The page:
The Elektra began her dive-bombing routine, letting hot air out of the balloon, reefing her sails, and plummeting towards the galleons. Grace plunged the tiller forward, adjusting pitch and yaw, as her sailors clung to the rigging and belted themselves to the cannons. Lightning sparked in her cannons, and then shot out, blue-white, across the dark indigo of the sea below…
And then the thunder of the cannons hit her, and Grace whooped in joy, ears ringing. This was life. This is what made life worth living, the glory of the hunt, the thrill of the chase. She didn’t play with her kills — oh no. But she circled the galleons, strafing their decks, sending crewmen — all Dogs, all podencos, leaping overboard to avoid the blue-white lightning that sizzled fractals into the wooden decks, and set the sails on fire.
A ragged volley of answering fire came from the galleons — their lightning was red, and shorter-ranged, so Grace danced the Elektra just outside the reach of their cannons. “Just surrender, you daft buggers!” she shouted in a gap between thunderclaps. “Heave to, and prepare to be boarded!” Her fur bristled from the electricity ambient in the air, making her look twice her normal size.
The three galleons slowly surrendered, lowering their flags. She could see sailors throwing buckets of sand on the flames, buckets of seawater. Trying, desperately, to save their own lives by putting out the fires.
Eason, a pure white Cat with a black eyepatch that concealed a missing eye, came to stand at her side at the tiller. “You want to go down yourself?”
“No, I trust you to handle it. The terms are that they turn over all their gold and gems, their wine and liquor.” The first would make the Magistrate happy; the latter would keep her crew happy. “They can keep their tobacco and cotton. We don’t have the hold space for that, anyway.”
“We should get a second ship, so that we do have the hold space.”
She shot him a sidelong look. “And you’d captain her?”
“I’ve proven my loyalty, haven’t I?” Eason countered.
“With the spoils from these three lovelies, we might be able to afford a second ship,” she agreed after a moment. “And yes, you have.” For the moment, Grace thought, but she kept her misgivings tucked behind her eyeballs. Give him command of his own ship, and he might depart on the next fresh breeze, and all her hard-won spoils with him.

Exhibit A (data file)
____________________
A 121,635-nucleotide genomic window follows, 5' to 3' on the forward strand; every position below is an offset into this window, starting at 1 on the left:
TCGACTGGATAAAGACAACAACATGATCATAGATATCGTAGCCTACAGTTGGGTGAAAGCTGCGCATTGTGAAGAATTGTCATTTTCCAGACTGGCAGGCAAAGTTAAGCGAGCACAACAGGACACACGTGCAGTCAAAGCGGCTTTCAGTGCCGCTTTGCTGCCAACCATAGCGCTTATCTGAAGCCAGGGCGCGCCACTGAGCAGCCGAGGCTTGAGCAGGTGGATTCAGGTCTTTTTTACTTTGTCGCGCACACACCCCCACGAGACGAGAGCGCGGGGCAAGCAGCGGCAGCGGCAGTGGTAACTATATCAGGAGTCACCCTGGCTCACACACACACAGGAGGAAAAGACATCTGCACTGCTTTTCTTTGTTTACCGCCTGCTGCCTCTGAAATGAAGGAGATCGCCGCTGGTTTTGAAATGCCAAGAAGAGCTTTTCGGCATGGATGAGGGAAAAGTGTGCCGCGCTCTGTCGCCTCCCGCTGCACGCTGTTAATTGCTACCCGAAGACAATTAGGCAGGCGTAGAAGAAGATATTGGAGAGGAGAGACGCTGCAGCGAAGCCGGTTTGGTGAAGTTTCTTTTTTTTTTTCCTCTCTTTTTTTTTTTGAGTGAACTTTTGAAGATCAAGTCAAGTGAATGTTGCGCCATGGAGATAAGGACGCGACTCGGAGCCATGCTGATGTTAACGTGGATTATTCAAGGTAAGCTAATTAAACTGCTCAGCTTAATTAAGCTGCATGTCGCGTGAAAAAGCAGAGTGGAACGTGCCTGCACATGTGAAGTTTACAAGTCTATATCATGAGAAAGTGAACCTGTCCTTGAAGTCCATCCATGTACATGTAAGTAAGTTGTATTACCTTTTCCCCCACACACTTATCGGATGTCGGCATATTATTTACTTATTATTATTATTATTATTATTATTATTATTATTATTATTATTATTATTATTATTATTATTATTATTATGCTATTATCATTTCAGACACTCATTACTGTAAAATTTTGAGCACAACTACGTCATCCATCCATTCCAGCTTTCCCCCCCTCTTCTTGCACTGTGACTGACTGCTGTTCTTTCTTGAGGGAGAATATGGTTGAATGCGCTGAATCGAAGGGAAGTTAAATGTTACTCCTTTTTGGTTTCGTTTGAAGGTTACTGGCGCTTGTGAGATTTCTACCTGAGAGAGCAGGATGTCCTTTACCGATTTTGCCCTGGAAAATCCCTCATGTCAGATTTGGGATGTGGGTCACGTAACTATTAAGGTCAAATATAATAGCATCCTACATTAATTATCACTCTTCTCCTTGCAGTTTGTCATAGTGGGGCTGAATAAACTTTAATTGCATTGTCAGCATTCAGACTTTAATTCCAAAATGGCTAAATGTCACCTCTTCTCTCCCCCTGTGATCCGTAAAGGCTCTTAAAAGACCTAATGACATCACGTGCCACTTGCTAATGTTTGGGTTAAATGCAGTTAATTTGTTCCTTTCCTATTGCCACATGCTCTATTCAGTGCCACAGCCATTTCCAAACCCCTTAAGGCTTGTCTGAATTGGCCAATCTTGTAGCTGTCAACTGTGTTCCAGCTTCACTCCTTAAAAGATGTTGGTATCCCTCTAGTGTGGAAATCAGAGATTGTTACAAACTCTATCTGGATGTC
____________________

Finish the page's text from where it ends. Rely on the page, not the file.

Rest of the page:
Of course, the reason she was letting her executive officer lead the boarding party was because she had a niggling feeling that once the goods were hauled aboard, he’d just up and leave her on the galleon below.
On the other other hand, he could have just left her in port, without a ship to turn towards privateering.
To trust, or not to trust. The eternal conundrum.
Grace hovered the Elektra over the lead galleon, and the descend ropes dropped, sailors from her ship swarming down with Eason, while still more sailors with muskets stood at the railing of the Elektra, giving them cover in case the podencos decided to get frisky.
Then box after box of gold bullion began winching their way to the Elektra’s cargo hold. Barrel after barrel of Madeira wine — to the cheers of her crew. Each galleon was scavenged completely of its wealth, and then the Elektra, groaning a little under the weight, headed for the clouds once more.
“It’s a good life,” Grace told Eason as he came back aboard. Her tone was nearly a purr.
“If you can survive it,” he agreed, and for a moment, that knife’s edge was back. To trust, or not to trust.
But she put out her paw, and he took it in his, and she hauled him over the rail and back aboard. “Set course for Port Royale!” she called to her crew, and their cheers drifted down from the sky, touching even the waves below.
Tomorrow, she’d have to deal with the Magistrate. The sure-to-be-rigged ‘legitimate’ markets of Port Royale, which would surely try to shortchange her on the price of gold, the value of the gems, and the cost to repair the Elektra where the galleons’ crews had pockmarked her underbelly with musket balls. Tomorrow, she’d have to deal with taxes and credits and debits, the lack of honor in her fellow creatures, and more.
But today? Today she was sailing into a sunset, and a glass of rum waited for her in her quarters. Tomorrow could take care of itself for a few hours, while she basked in the glow of the present.
* * *
About the Author
Deborah L. Davitt was raised in Nevada, but currently lives in Houston, Texas with her husband and son. Her award-winning poetry and prose has appeared in over seventy journals, including F&SF, Asimov’s, Analog, and Lightspe